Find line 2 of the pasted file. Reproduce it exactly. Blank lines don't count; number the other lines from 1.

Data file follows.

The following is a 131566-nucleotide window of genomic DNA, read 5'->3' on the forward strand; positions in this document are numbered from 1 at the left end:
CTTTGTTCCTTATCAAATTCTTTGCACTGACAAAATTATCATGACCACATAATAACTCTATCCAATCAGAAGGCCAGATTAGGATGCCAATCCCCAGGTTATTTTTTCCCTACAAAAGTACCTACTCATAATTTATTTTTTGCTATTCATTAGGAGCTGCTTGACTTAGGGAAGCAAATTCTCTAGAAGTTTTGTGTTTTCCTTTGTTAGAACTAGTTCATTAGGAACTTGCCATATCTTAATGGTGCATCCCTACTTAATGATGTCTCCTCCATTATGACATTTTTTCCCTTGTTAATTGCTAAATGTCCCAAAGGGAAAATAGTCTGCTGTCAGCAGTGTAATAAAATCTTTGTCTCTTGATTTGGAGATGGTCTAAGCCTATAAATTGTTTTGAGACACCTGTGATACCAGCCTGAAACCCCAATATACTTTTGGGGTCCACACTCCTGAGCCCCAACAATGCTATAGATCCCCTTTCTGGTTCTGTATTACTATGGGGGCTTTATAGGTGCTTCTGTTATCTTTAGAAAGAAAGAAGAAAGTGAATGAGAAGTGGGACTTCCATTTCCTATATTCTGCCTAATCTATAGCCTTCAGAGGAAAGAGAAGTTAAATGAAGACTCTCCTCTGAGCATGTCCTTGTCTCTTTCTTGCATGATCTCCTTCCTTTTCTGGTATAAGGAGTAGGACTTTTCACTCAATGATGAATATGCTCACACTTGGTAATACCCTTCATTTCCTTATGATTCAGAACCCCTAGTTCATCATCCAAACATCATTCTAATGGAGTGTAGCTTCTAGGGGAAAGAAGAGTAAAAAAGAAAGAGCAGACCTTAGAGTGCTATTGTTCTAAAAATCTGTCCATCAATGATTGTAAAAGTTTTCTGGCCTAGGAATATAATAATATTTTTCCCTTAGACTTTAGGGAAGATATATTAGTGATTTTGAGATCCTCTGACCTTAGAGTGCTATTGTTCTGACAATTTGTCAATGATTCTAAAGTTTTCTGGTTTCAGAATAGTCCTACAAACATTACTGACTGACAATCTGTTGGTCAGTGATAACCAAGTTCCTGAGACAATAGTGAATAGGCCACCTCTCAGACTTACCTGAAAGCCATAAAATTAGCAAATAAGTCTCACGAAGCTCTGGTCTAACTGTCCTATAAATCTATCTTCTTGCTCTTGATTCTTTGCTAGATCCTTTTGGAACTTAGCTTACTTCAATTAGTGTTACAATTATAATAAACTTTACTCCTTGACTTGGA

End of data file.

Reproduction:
CTTTGTTCCTTATCAAATTCTTTGCACTGACAAAATTATCATGACCACATAATAACTCTATCCAATCAGAAGGCCAGATTAGGATGCCAATCCCCAGGTTATTTTTTCCCTACAAAAGTACCTACTCATAATTTATTTTTTGCTATTCATTAGGAGCTGCTTGACTTAGGGAAGCAAATTCTCTAGAAGTTTTGTGTTTTCCTTTGTTAGAACTAGTTCATTAGGAACTTGCCATATCTTAATGGTGCATCCCTACTTAATGATGTCTCCTCCATTATGACATTTTTTCCCTTGTTAATTGCTAAATGTCCCAAAGGGAAAATAGTCTGCTGTCAGCAGTGTAATAAAATCTTTGTCTCTTGATTTGGAGATGGTCTAAGCCTATAAATTGTTTTGAGACACCTGTGATACCAGCCTGAAACCCCAATATACTTTTGGGGTCCACACTCCTGAGCCCCAACAATGCTATAGATCCCCTTTCTGGTTCTGTATTACTATGGGGGCTTTATAGGTGCTTCTGTTATCTTTAGAAAGAAAGAAGAAAGTGAATGAGAAGTGGGACTTCCATTTCCTATATTCTGCCTAATCTATAGCCTTCAGAGGAAAGAGAAGTTAAATGAAGACTCTCCTCTGAGCATGTCCTTGTCTCTTTCTTGCATGATCTCCTTCCTTTTCTGGTATAAGGAGTAGGACTTTTCACTCAATGATGAATATGCTCACACTTGGTAATACCCTTCATTTCCTTATGATTCAGAACCCCTAGTTCATCATCCAAACATCATTCTAATGGAGTGTAGCTTCTAGGGGAAAGAAGAGTAAAAAAGAAAGAGCAGACCTTAGAGTGCTATTGTTCTAAAAATCTGTCCATCAATGATTGTAAAAGTTTTCTGGCCTAGGAATATAATAATATTTTTCCCTTAGACTTTAGGGAAGATATATTAGTGATTTTGAGATCCTCTGACCTTAGAGTGCTATTGTTCTGACAATTTGTCAATGATTCTAAAGTTTTCTGGTTTCAGAATAGTCCTACAAACATTACTGACTGACAATCTGTTGGTCAGTGATAACCAAGTTCCTGAGACAATAGTGAATAGGCCACCTCTCAGACTTACCTGAAAGCCATAAAATTAGCAAATAAGTCTCACGAAGCTCTGGTCTAACTGTCCTATAAATCTATCTTCTTGCTCTTGATTCTTTGCTAGATCCTTTTGGAACTTAGCTTACTTCAATTAGTGTTACAATTATAATAAACTTTACTCCTTGACTTGGA